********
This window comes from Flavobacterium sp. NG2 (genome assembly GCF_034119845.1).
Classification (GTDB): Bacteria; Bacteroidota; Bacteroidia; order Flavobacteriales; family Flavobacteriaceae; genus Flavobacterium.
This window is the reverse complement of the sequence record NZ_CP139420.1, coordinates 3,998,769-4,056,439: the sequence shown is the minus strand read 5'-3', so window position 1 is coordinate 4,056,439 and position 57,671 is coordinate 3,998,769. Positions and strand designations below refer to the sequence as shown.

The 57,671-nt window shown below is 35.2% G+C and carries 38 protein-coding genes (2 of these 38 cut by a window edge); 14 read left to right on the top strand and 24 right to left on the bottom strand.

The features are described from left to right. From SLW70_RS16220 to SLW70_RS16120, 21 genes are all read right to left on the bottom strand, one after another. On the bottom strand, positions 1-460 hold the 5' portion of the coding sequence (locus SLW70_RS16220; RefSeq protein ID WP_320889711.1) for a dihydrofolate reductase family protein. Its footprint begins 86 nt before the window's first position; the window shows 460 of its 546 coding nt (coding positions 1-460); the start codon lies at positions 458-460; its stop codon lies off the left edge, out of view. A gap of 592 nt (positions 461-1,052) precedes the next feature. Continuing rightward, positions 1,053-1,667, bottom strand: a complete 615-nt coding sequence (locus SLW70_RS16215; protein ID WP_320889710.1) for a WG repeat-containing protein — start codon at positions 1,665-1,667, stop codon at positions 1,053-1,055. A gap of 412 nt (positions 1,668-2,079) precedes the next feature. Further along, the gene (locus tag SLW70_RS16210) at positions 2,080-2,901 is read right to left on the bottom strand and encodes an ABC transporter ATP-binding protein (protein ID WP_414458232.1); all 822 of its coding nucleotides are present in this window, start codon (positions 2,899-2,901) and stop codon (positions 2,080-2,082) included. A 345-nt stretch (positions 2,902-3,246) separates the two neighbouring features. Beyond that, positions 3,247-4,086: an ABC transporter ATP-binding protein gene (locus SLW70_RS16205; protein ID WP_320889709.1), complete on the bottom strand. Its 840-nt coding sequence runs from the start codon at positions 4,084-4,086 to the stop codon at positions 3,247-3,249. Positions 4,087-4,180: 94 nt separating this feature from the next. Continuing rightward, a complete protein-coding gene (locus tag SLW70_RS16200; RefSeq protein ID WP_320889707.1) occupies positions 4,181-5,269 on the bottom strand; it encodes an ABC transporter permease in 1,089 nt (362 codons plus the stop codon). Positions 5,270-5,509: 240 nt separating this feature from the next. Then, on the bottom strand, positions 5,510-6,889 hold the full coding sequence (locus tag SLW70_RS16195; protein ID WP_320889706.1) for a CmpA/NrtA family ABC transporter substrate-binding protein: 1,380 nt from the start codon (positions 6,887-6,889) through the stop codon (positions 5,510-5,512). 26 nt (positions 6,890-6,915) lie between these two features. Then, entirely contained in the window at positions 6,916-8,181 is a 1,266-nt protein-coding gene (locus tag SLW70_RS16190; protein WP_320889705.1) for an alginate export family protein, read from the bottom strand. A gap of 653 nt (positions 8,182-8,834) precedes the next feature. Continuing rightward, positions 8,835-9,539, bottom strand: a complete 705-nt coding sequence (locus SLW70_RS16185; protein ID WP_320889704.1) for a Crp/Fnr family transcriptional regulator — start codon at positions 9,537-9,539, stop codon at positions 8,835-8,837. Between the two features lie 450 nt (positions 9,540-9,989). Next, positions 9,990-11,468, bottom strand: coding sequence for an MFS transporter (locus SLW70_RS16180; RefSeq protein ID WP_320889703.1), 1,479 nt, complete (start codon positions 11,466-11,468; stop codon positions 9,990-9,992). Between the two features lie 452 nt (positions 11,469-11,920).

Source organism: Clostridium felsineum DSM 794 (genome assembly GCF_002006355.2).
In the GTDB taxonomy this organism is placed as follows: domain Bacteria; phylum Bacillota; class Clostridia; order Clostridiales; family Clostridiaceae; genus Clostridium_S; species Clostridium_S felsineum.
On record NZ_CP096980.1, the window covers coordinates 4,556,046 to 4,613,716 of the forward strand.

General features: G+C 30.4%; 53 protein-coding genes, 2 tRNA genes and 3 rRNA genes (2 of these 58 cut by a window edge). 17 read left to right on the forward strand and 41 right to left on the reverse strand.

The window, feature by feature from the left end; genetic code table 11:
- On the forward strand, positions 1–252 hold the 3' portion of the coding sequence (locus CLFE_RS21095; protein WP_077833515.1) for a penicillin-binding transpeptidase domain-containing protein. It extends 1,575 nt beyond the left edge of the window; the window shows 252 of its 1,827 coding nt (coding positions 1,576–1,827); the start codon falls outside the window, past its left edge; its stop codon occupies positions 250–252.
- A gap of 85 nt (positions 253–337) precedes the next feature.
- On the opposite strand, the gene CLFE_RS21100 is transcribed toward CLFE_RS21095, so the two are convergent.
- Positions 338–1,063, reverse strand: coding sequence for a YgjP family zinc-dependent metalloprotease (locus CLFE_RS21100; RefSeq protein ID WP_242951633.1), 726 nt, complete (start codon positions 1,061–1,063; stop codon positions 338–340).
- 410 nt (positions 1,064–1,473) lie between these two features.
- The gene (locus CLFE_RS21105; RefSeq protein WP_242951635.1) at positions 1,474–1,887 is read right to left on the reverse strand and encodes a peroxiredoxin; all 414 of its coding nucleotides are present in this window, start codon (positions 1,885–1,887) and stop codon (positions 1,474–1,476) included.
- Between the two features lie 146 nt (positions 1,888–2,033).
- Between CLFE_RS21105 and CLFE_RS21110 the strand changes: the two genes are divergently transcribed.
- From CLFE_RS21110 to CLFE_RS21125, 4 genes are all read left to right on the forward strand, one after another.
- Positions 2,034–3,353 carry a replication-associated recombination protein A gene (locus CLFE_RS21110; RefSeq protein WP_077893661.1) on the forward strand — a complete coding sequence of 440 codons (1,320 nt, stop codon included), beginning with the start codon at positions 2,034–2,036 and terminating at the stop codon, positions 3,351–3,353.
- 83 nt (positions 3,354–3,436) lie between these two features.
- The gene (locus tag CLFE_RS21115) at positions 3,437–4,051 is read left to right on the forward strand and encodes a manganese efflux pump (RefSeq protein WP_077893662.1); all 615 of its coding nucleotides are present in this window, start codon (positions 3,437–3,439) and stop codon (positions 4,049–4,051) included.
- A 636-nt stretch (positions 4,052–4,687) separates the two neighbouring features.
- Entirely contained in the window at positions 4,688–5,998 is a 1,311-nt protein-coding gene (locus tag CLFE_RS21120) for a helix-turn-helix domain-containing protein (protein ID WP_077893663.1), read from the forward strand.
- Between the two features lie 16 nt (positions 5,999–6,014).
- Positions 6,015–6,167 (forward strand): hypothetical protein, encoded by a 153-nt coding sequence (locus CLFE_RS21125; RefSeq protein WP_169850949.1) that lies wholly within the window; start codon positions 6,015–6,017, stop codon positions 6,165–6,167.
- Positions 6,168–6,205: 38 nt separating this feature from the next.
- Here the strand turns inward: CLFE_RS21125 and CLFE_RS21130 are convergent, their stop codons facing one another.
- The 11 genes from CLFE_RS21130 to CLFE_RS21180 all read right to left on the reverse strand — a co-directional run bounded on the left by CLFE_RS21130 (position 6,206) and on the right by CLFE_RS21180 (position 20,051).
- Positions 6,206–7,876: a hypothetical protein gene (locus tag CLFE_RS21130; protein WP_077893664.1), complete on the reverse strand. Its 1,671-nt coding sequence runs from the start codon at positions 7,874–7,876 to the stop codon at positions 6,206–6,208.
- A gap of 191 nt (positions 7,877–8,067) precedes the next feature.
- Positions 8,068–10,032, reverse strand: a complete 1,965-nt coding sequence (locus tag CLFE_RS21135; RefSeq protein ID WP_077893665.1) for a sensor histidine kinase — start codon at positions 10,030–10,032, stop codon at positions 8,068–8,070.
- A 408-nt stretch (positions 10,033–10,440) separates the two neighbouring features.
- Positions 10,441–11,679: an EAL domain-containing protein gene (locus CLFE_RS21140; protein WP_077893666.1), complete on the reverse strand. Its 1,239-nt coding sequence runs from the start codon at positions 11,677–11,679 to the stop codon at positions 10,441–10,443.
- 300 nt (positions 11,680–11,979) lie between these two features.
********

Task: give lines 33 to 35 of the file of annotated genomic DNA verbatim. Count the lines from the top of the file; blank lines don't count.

- A 408-nt stretch (positions 10,033–10,440) separates the two neighbouring features.
- Positions 10,441–11,679: an EAL domain-containing protein gene (locus CLFE_RS21140; protein WP_077893666.1), complete on the reverse strand. Its 1,239-nt coding sequence runs from the start codon at positions 11,677–11,679 to the stop codon at positions 10,441–10,443.
- 300 nt (positions 11,680–11,979) lie between these two features.